Okay here is the deal, I just want to thank everyone who helped before. However I got a ton of wrong information.

I am looking to clarify everything. I feel like I am completely screwed and I have a huge test tomorrow.

I need to understand how to;
Find the tonic and key signature of a parallel minor.
find the tonic and key signature of a parallel major

Find the tonic and key signature of a minor
Find the tonic and key signature of a major.

I am completely lost, I would love it if someone could help me out a bit. I guess I have a horrible memory and just can't wrap my brain around this. Thanks alot to anyone who helps!
Well, you basically need to memorize the key signatures for all of the Major keys.

then you need to memorize what all of the relative minors are. ( then you will know all of the minor key signatures as well).

when you know that, you should be able to figure it out like this:

The key of C Major = no sharps no flats
the parallel minor to C Major = C minor ( which is the relative minor of Eb Major)
if you know the key signature for Eb Major, then you know the key signature for C minor, which means that you also know the key signature for the parallel minor of C Major.

so in short: memorize your major key signatures & and associated relative minor. ( basically... learn on your key signatures).

yeah, it takes work.

or you could just use a chart as shown below. If you want to be able to do it in your head, you have to work at memorizing.
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Last edited by GuitarMunky at Nov 12, 2008,
Thanks guys. I love the way that Co5 is arranged. The colors help a ton. Although I would hate to think of the key of Db being purple.
Just incase you don't know how to find the relative minor of a major key just take the tonic ( root ) of the major key and go back 3 half steps or vice versa to find the relative major of a minor key

ex:

A major 3 half steps back is F# minor

Bb minor 3 half steps up is Db major
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Co5 is your friend and that's a rather colourful one too.

Relative scales use the same key signature. They are right there in the circle of fifths.
The relative minor of Db is Bb and they both have the same five flats.

Parallel scales use the same root. The parallel minor or C major is C minor and if we find C minor we see it uses three flats. The relative major of C minor is Eb major.

Parallel scales are easy to name - they just use the same root.

To name Relative scales you can work it out by writing out the scale.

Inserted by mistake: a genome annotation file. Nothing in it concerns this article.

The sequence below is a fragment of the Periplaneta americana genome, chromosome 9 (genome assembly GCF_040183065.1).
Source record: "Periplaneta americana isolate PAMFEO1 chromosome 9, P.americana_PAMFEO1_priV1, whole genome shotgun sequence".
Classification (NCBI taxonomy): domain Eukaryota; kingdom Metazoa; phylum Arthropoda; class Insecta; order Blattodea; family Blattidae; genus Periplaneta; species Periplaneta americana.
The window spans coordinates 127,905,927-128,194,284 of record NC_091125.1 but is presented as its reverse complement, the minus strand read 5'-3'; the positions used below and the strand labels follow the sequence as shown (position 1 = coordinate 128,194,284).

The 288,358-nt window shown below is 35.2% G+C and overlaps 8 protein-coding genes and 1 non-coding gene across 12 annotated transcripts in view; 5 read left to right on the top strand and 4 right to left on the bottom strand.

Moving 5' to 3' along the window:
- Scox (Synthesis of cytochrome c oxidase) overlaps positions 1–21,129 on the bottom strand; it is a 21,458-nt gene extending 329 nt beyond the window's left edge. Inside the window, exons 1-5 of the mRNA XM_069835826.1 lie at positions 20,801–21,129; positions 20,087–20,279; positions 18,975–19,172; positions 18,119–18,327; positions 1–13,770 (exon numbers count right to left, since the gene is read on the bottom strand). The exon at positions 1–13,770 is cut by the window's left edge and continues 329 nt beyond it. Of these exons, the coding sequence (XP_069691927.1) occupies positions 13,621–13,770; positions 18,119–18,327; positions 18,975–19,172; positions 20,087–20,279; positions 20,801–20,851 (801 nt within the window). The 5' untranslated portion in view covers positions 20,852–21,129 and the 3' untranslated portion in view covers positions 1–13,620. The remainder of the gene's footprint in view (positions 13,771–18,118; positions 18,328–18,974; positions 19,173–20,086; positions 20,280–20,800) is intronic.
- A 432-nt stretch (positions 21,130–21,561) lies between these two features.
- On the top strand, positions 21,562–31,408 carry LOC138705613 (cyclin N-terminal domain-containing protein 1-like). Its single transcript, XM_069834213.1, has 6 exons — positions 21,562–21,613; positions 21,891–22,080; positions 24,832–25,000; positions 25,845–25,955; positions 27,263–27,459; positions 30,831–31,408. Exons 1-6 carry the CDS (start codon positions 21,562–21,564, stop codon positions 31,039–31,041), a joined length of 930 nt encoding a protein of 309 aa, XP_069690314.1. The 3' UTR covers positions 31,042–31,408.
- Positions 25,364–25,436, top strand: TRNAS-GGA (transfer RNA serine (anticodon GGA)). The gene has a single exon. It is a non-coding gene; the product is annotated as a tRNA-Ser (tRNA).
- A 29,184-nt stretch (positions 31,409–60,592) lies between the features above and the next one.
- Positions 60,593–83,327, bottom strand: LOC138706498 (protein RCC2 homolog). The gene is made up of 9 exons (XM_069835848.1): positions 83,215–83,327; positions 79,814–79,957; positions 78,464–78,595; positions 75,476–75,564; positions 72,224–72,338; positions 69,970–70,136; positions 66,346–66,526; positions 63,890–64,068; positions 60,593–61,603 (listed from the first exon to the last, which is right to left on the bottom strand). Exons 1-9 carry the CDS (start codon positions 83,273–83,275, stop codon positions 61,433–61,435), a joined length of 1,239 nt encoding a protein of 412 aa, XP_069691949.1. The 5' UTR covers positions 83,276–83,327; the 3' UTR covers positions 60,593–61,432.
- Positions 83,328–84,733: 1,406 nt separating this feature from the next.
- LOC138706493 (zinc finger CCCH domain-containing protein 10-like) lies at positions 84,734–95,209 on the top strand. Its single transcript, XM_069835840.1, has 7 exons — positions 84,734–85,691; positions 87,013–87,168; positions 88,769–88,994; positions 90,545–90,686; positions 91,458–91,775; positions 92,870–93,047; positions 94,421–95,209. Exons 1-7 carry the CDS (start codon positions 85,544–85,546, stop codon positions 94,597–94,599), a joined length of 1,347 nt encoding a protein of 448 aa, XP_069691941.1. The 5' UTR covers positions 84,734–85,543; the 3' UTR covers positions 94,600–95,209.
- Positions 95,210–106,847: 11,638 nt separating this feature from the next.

If you are starting with a Major scale the root of the relative minor will be a major sixth above the root of that major scale. (Major sixth above or minor third below)

If you are starting with the minor scale the root of the relative major will be a minor third above the root of that minor scale. (Minor third above or Major sixth below)

If you want to work out the sharps and flats of parallel scales you could start with the first scale and make the alterations as necessary to get the parallel scale and see what sharps or flats are left.

Example finding key signature of the parallel minor of E major
E major = 1 2 3 4 5 6 7 = E F# G# A B C# D# E
E minor = 1 2 b3 4 5 b6 b7 = E F# G A B C D E

As you can see there is only one sharp left. We can also find out the RELATIVE major of the E minor scale.
E minor = 1 2 b3 4 5 b6 b7 = E F# G A B C D E
minor 3 above E = G
G major = G A B C D E F# G (E is the major sixth in the G major scale)
Notice they both use the same key signature (1 sharp = F#)

Anyway hope this all helps
Good Luck
Si
20tiger, thank you so much! that was exactly what I was looking for. I was hoping someone else in the world thought like me. I was beginning to lose faith in myself. I just looked at the circle of fifths and I got this feeling like "wow everything makes sense now" stuff just started clicking, and then I read your thread and it really tied it all together. Thanks a lot everyone.

My teacher told us that the only way she can understand some complex theory work is if she understands why and how. The only way I understand is with shortcuts. So she teaches the whole class as if she is teaching herself. If that makes any sense to anyone... =D thanks again!
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20tiger, thank you so much! that was exactly what I was looking for.

No worries man we are all glad to help.

If you can accurately construct any major scale on the fly you should be good to work out relative and parallel scales and the sharps and flats of each.

Make sure you get in a bit of practice. And good luck with your test tomorrow.
Si
Thanks a lot. I think my problem comes from not being able to construct my major scales on the fly. I mean I can do it, it just takes me a little while. Oh trust me I have been practicing for 3 hours now. I am getting better!
Quote by andrew6986
Thanks a lot. I think my problem comes from not being able to construct my major scales on the fly. I mean I can do it, it just takes me a little while. Oh trust me I have been practicing for 3 hours now. I am getting better!

No worries just work through the step pattern
W W H W W W H

And work through your chromatic notes.

Make sure you spend a few minutes every day for the next couple months reviewing your circle of fifths till it is completely memorized.

It is so great to know off the top of your head that E major has four sharps and that those sharps are F# C# G# and D#, or that Bb has two flats and that they are Bb and Eb.
Si
Bear in mind, though, that this particular Co5 includes neither the signature contiaining seven flats (Cb major, Ab minor) nor the one containing seven sharps (C# major, A# minor). Other than those omissions, it's a good Co5. Now go ace your test!
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